Or Mark Gasnier (yeah the phonecall guy)..."He played the last 25 minutes of origin III with a broken collarbone. Re-injured it falling out of a car".

Or Glenn Morrison..."Fractured two thoracic vertebrae and cervical ligaments when head compressed making a low tackle".

getting back to being semi serious for a minute. Here is an article from a couple of years ago regarding the players physical futures after they retire from the game.

I'd like to just cut and paste the whole thing because it's a very good article but I'll just do a decent chunk and you can follow the link for the lot. Most of the expert comments are made by John Orchard who is responsible for the above website on NRL injuries.
All season they are bashed and bruised, concussed and left bleeding, stretchered off the field in neck braces, bandaged and strapped, pumped full of painkillers and local anesthetic, lining up in the surgeries of Sydney's best orthopedic surgeons.

But what we don't see is the unspoken legacy of all this macho biffo, the old players crippled with arthritis, bow-legged and hobbling around at 50 like men of 80, enduring the endless torment of bone grinding against bone in hopelessly damaged knees, ankles and shoulders....

"It's hard to know what arthritis feels like 30 years down the track when you're 20," says Roosters team doctor John Orchard, who constantly has to balance the long-term health prospects of his players against their desire to get back on the field as fast as possible.

For instance, removing damaged cartilage from the knee of a young player gives him 100 per cent pain relief for five to 10 years. But if he keeps playing on the uncushioned knee he faces arthritis in 20 to 30 years....

Orchard says surgical advances have lessened the risk of long-term injury to younger players, although the benefit is counterbalanced by the fact the bigger, heavier players of today collide with greater force.

He lists on his website 26 first-grade players this season who have undergone or will soon undergo ACL (anterior cruciate ligament) knee reconstructions. Footballers face "extreme risks" of degenerative conditions of the joints, he says. Their chance of having a knee or hip replaced is five times greater than for the rest of us....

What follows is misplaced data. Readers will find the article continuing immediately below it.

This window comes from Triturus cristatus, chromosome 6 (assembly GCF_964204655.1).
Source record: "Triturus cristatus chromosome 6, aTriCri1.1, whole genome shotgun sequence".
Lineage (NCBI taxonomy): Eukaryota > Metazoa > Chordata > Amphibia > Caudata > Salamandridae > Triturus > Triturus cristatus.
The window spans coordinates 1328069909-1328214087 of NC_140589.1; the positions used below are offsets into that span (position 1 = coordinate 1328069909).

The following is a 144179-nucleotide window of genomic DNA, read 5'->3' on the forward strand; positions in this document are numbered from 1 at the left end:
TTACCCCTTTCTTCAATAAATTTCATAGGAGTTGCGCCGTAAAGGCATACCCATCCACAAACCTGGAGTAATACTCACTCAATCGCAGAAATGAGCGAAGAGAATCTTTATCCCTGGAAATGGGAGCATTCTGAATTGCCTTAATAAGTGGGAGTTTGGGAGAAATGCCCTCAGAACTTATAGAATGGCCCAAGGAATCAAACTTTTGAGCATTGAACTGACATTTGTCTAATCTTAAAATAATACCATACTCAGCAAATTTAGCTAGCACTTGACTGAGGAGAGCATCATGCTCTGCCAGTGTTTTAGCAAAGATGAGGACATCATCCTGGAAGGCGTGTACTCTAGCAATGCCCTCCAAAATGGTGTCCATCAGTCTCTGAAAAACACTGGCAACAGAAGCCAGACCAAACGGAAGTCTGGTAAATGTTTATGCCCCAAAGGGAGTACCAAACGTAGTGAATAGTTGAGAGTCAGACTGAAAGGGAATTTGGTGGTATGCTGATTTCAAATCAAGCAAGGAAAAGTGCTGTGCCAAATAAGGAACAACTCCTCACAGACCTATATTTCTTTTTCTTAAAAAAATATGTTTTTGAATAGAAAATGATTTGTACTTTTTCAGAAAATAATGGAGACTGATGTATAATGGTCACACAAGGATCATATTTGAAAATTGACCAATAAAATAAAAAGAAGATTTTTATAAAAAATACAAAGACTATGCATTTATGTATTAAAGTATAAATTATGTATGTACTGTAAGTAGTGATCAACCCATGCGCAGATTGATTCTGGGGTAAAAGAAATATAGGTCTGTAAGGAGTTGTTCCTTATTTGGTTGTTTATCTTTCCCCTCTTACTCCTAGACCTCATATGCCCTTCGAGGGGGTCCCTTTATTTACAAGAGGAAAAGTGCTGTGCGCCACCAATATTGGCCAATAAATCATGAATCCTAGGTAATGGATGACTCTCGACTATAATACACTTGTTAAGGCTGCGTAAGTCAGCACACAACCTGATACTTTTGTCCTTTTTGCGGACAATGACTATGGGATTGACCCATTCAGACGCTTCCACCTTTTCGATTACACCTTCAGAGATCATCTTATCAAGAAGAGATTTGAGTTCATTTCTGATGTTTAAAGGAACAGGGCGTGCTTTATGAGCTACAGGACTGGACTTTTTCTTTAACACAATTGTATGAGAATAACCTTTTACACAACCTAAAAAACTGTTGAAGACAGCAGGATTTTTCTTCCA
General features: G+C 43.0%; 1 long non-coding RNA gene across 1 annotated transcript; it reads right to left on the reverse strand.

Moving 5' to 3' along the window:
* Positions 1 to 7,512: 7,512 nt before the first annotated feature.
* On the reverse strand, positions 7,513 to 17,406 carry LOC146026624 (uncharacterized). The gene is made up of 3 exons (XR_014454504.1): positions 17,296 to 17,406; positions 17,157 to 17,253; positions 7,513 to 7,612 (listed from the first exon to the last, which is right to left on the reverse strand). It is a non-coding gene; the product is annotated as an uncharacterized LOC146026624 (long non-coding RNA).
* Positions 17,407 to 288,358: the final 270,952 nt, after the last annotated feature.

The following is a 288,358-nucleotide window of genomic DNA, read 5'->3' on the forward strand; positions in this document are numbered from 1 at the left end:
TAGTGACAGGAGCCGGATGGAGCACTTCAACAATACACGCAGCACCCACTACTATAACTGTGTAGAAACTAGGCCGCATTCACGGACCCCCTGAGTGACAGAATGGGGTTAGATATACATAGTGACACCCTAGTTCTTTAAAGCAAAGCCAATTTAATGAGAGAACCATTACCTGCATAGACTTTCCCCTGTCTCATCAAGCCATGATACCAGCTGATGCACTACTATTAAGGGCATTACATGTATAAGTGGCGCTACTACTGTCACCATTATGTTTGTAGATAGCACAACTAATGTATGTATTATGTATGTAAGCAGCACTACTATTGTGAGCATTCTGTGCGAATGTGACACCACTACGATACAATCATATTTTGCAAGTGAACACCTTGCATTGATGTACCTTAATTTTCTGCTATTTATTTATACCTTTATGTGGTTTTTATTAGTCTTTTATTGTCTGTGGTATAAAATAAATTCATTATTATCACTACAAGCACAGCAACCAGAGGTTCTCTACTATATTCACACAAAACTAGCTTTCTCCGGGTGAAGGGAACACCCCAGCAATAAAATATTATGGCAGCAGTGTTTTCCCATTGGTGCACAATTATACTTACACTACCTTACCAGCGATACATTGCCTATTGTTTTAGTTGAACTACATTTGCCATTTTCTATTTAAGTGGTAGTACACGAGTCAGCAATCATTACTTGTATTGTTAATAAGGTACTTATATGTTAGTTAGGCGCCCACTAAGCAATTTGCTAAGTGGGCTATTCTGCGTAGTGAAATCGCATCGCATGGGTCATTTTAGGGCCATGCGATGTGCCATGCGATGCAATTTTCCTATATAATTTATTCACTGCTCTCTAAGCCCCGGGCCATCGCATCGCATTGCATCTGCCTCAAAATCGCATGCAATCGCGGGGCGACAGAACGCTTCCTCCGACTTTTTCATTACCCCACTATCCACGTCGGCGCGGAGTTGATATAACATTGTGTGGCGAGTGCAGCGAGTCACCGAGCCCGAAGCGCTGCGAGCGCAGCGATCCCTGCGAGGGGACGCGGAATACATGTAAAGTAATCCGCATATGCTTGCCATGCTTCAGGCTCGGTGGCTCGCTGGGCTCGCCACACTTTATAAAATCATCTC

Then there was Warriors forward Kevin Campion, with blood gushing from a nose split wide open at the bridge and 12 stitches still fresh on his forehead from a Y-shaped gash a week earlier. His once-handsome face mangled, Campion is lauded for extreme toughness. Commentators spoke in awe on Sunday of the fact Campion has averaged 100 stitches per season in his 11-year career....

Another league legend whose game was about "getting split" every week was St George and Test forward Johnny Raper, 63, who says the legacy of his brilliant career becomes more apparent by the year.

Last week he had a litre of congealed blood drained from his knees, a biannual chore. There is no cartilage left in either knee and bone just grinds on bone, which has him gritting his teeth at the end of every day. He is woken at night by the pain of arthritis in his shoulders, a legacy of all those low tackles for which he became famous. And if it's not his shoulders it's the radiated pain from the vertebrae crushing a nerve in his neck....
And to go full circle back to the article in the nrl website today look at these quotes from Gordon Tallis and Wayne Bennett:
Brisbane coach Wayne Bennett and captain Gorden Tallis questioned the pressure being placed on rugby league's elite by the demands of a 24-game NRL season as well as the extra load of representative football.

"You only have to look at the good quality players that are running around and how they played in round 12 or round 14 to how they're playing now," Tallis said.

"It's no disrespect to them because they're still great players and they're trying their guts out. But the quality of the football that they play is not the same.

"That's what the fans pay their money for. The fans pay their money to see the good players play every week and play good football."

Bennett was equally effusive on the subject.

"We're sitting at the end of it now like all the other teams waiting to start the play-offs and just going through the motions," Bennett said.

"When you're loaded up with injury, we just have to get through next week now.

"They're not going to change it but that doesn't mean I have to sit here like a dummy. I'm with the players a long time and I know where we're all at.

"Most of the other clubs are in the same boat."
Since the NRL still has their current broadcasting deal until either 2006 or 2007 they really aren't sure of themselves cash wise, and also the NSW pokie machine money can't be guaranteed for much longer either but it would be nice to think that when broadcasting rights come up again and somebody forks out a bucket of cash that we might see a few of the things I mentioned about come into play.

Won't be holding my breath though.

Be the Blues!